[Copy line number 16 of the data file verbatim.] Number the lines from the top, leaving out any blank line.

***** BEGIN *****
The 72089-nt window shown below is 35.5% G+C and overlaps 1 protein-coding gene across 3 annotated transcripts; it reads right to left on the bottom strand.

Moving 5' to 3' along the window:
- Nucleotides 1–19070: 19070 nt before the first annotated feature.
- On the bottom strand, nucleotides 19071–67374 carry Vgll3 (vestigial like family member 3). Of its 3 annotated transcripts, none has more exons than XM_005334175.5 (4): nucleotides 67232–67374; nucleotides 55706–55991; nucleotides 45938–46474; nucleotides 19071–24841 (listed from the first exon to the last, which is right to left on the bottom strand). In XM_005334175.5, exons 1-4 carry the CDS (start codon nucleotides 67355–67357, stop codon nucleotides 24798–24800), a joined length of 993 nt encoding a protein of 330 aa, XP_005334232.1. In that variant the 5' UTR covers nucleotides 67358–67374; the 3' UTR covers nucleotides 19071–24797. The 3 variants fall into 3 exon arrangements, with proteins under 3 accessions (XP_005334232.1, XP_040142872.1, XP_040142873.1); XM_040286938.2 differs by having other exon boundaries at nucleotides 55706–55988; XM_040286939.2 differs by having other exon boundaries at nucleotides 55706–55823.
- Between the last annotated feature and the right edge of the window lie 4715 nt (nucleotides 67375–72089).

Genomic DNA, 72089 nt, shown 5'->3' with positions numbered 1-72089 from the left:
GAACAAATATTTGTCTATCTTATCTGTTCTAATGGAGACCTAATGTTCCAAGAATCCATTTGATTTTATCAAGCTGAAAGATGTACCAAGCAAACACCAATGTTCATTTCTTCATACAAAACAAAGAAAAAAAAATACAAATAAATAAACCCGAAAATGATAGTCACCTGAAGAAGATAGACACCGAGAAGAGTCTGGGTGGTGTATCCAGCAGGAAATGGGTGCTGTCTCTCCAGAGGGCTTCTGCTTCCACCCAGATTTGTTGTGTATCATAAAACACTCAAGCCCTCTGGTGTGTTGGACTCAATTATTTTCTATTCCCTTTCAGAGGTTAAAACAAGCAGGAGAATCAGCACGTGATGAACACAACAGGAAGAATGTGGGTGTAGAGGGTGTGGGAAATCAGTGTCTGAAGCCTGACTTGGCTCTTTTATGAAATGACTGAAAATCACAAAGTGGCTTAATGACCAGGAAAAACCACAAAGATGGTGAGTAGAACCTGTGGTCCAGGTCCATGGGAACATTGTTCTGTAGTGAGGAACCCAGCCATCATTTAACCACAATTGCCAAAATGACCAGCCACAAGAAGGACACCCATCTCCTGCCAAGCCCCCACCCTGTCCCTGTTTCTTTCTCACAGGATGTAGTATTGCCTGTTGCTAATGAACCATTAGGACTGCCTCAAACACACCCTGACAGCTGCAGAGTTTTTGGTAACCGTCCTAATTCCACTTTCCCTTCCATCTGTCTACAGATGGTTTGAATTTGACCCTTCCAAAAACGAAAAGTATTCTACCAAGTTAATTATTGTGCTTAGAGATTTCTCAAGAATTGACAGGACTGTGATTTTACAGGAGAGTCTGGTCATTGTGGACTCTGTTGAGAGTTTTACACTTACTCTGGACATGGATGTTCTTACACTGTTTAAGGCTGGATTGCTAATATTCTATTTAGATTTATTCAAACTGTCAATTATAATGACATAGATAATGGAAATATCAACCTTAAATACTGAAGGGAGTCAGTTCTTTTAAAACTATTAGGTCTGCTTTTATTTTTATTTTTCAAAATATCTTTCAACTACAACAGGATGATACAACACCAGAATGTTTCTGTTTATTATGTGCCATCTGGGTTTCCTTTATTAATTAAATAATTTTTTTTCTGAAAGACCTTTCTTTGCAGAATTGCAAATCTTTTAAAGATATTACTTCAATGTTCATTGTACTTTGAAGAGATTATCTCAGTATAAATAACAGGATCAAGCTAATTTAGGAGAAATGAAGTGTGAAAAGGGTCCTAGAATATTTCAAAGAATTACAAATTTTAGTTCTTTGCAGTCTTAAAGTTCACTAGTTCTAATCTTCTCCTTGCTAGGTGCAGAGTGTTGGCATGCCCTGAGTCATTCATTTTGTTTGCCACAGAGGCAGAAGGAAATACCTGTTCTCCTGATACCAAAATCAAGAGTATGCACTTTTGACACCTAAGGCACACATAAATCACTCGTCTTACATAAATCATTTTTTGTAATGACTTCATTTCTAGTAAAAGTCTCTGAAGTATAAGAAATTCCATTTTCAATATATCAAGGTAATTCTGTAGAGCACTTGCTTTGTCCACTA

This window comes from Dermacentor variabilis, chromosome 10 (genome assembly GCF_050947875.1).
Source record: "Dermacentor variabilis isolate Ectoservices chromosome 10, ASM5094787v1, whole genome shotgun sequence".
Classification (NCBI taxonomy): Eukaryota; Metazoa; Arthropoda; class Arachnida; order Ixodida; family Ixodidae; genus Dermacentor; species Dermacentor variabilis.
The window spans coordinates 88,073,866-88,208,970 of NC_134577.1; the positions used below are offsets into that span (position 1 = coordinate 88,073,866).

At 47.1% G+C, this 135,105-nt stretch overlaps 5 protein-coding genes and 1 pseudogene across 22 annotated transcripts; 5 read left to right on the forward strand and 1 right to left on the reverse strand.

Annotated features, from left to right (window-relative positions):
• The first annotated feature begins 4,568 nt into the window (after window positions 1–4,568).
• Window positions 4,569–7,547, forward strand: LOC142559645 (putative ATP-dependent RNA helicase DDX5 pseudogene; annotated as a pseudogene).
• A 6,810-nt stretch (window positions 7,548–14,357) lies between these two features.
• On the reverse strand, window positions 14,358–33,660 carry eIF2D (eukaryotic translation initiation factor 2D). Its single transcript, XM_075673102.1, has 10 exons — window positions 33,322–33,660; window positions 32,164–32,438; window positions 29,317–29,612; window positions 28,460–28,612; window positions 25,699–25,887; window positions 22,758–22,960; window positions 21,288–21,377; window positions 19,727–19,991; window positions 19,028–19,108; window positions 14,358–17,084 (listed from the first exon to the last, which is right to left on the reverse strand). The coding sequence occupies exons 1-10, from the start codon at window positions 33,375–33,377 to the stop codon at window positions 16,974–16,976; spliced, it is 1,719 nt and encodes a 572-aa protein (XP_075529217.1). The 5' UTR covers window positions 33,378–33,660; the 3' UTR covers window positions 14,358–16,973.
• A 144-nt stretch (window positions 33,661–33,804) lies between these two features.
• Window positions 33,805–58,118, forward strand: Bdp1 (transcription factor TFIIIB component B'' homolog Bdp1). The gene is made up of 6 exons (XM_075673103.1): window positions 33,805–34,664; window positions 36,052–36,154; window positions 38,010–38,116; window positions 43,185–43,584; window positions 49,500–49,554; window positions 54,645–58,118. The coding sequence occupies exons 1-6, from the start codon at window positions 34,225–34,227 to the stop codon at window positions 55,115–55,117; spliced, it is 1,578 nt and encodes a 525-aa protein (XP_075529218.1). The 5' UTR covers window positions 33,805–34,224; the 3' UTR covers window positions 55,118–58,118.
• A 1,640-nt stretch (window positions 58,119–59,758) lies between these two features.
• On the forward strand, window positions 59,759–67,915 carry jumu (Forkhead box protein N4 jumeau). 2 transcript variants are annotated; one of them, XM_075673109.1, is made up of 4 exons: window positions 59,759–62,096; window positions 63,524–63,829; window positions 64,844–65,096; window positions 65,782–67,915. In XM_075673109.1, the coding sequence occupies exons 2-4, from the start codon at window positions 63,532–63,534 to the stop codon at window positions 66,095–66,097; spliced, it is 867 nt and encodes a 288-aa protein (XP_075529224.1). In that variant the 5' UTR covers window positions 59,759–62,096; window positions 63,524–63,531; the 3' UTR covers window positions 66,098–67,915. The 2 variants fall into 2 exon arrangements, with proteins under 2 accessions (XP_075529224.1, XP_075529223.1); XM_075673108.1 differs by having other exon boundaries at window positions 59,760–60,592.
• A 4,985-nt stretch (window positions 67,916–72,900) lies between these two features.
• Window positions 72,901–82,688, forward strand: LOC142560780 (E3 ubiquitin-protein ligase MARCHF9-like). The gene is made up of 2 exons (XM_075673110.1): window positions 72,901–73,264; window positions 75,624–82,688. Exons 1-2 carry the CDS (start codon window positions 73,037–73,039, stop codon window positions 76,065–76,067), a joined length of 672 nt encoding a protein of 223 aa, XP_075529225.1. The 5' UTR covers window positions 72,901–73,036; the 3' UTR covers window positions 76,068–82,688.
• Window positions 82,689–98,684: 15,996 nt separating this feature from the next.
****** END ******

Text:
• A 6,810-nt stretch (window positions 7,548–14,357) lies between these two features.